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To Sell or Not to Sell? International Financial Consultant Alex Dobao advises

Thursday, 30 June 2016 17:46

"The hairdresser does not sell." Yeah, I know, it sounds contradictory at this time when so many people offer training for professional hairdressers and especially emphasizing the increasing importance of relying on a sales turnover.

Give me a minute and I'll explain my point of view. Very frequently, I listen to professional hairdressers, or read what they post on Facebook or say comments like, the barber is an artist, a craftsman; that hairdressing is not a profession but an art. If so, then, here is my question, why then become sales people?

Let me ask: Do you feel like a artists or salesman?

I think hairdressing is an art, I am totally convinced. But the only thing I like to clarify is that when a hairdresser owns a salon; like it or not, they become an entrepreneur. You have to make your art as profitable as possible and think about the "consumer of art,” in other words, his client. Reasonable prices, appropriate strategies, proper management and all those important and necessary measures that enable the business to go ahead with a walk through tough situations we live for years. But selling? Why does a hairdresser have to become a salesman? This way, his focus shifts, and the mission turns into making people who enter your business buy products. I see it in a totally different way and I would like to share it with you.

Think for a moment, when do you feel better – when you sell or when you solve a problem (like a consultation)?

From my point of view, people do not walk into the salon to buy. That's good, because otherwise, we would be like a simple store. My theory is that they walk into a salon to seek advice, professional service, and maintain their standard of beauty. Clients want to feel better, they want solutions to problems and above all feel more confident about themselves through their image, which should reflect their personality. To do so they need confidence and trust that they are in front of the right professional, to whom you can tell your wishes to. This is where I begin to doubt. I think it would be difficult if they think that this moment will be used to sell them something.

It is quite another thing if we devote our full attention to listen, to understand what they tell us, what they ask us and to make available our knowledge and experience while giving them motivation and solutions to their problems. On the other hand, it is quite important for them to know how to care for their "investment in beauty" and to learn to maintain at home the results in they get in a salon. If the recommendation is sincere, based on knowledge and professionalism, which provides solutions and advantages. The customer will have obtained what he wanted and also have a supplement that has been proposed by his trusted professional. Here comes a double advantage. The customer gets what he wants and sought, and the professional can be satisfied with their work. He has done what was expected of him and also get customer trust. We have become "Doctor Hair" but also in "Pharmacy".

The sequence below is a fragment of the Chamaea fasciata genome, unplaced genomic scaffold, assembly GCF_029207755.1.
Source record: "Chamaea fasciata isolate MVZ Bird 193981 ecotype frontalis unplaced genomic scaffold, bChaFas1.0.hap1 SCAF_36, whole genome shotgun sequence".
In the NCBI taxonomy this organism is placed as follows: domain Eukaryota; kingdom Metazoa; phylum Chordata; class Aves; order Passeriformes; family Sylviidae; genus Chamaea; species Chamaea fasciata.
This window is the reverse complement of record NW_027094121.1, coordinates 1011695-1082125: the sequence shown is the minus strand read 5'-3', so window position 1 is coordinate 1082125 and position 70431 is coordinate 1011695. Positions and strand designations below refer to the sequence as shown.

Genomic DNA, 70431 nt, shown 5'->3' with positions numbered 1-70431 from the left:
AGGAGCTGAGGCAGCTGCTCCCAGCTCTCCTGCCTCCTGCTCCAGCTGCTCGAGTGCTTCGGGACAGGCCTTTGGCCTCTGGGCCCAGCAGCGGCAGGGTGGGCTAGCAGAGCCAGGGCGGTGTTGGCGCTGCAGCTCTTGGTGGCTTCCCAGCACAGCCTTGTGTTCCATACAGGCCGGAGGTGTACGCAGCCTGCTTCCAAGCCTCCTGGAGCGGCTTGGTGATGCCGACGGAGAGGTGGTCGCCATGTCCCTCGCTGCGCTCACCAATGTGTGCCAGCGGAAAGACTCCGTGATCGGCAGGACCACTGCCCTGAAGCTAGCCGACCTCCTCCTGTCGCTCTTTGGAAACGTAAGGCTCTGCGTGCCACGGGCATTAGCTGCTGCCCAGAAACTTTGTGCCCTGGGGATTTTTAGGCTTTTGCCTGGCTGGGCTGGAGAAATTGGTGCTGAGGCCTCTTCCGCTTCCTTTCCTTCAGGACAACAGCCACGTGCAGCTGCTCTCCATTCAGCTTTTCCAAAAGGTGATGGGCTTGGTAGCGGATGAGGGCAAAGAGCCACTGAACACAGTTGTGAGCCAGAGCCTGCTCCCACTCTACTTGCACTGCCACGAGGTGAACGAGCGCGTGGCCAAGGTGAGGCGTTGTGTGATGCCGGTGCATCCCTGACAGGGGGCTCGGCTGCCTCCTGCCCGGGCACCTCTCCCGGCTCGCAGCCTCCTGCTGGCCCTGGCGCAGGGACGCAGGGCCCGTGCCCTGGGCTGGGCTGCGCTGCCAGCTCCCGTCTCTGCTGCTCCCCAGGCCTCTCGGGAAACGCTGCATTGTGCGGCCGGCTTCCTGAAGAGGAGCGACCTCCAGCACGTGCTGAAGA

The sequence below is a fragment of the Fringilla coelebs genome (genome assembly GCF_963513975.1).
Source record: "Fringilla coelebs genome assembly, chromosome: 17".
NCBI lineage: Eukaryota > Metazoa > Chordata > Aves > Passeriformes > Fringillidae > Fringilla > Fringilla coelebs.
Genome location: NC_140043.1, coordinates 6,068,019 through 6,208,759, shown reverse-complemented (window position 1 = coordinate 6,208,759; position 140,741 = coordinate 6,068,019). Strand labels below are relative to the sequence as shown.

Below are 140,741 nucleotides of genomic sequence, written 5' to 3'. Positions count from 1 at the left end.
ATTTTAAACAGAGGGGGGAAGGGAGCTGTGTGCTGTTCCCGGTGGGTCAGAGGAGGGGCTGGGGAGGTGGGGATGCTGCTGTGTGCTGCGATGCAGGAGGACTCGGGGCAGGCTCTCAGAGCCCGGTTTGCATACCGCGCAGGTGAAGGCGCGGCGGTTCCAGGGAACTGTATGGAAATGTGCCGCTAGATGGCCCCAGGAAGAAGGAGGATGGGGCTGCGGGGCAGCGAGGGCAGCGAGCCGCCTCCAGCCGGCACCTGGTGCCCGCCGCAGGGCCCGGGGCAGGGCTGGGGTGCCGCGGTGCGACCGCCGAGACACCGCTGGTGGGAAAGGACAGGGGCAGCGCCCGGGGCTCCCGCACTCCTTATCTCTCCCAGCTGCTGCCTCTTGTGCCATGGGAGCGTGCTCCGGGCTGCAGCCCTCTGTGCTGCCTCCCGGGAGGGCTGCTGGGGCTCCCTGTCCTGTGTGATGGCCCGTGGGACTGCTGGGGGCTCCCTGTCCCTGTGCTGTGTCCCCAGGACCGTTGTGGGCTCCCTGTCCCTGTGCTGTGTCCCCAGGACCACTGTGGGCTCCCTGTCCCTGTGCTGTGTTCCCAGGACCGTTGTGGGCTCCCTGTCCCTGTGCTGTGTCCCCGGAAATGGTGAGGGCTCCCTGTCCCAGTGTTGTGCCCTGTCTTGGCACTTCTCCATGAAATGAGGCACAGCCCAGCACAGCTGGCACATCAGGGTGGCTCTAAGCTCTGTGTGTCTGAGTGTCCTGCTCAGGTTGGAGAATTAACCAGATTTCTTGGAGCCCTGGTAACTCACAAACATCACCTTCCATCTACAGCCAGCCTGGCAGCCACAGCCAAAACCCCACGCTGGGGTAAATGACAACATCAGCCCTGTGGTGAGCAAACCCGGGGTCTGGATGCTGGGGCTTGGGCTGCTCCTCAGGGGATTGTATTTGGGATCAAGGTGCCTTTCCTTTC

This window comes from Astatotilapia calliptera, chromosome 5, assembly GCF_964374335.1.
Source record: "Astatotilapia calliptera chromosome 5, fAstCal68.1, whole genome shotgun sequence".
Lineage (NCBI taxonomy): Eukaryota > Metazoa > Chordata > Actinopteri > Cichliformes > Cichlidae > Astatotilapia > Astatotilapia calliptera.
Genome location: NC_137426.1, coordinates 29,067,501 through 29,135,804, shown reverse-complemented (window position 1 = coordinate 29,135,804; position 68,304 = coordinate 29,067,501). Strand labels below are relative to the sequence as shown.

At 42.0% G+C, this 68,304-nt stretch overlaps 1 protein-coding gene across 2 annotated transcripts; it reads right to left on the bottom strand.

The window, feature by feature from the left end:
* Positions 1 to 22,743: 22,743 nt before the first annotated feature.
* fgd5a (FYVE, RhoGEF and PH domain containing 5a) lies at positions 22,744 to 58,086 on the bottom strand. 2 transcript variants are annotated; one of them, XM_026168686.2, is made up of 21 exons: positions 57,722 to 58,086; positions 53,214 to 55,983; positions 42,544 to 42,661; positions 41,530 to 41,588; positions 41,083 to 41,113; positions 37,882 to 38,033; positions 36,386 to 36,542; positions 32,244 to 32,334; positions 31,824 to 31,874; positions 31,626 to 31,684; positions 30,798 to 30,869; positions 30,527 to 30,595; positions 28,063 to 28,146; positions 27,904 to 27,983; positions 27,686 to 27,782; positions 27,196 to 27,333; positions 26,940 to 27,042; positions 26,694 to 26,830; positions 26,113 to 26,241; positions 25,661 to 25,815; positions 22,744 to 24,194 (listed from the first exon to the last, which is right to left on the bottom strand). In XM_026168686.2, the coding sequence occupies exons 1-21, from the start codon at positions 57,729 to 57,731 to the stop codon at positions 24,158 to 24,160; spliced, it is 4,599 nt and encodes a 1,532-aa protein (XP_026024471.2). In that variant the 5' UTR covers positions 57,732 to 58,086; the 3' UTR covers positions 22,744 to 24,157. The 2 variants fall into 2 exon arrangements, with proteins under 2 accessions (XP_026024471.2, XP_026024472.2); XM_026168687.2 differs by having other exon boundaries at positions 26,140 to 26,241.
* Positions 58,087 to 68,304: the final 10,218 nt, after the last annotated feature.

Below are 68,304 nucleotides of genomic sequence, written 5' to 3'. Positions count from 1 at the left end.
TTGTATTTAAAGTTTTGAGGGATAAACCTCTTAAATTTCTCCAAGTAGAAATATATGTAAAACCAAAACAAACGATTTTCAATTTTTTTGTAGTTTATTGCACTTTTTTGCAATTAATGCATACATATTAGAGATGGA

"Your hair is not bright, does not maintain its shape, it easily unravels, your scalp is irritated, affected by dandruff or oil? Your trusted professional will work his magic creating a suitable and personalized style for you and will offer the right solutions to your needs." For me, this is the message that should reach clients about hairdressing; it is an advice service and a hairdressing salon.

Anyone would be willing to pay, depending on their capabilities, for a full-service when it is someone they trust. In turn, as a professional, you get the satisfaction of a job well done, your client trusts you, and you fairly get compensation for the work and advice... Remember, don’t charge for what you do but what you know.

Do not simply sell, advise.
Do not change money for products; offer solutions.
Do not be a salesperson, be an artist.
Do not let your clients spend money, make them notice that it is an investment in beauty and satisfaction.
The hairstylist remains the artist, craftsman, confidant, friend... a great professional and trustworthy individual in this person’s relationship.

Why become a salesperson when you have the most wonderful profession in the world.

Nothing is better than having sincerity, interest, professionalism and excitement in your work. The client of a hairdresser is much more than a potential buyer. What do you think?

Have a happy and productive day!

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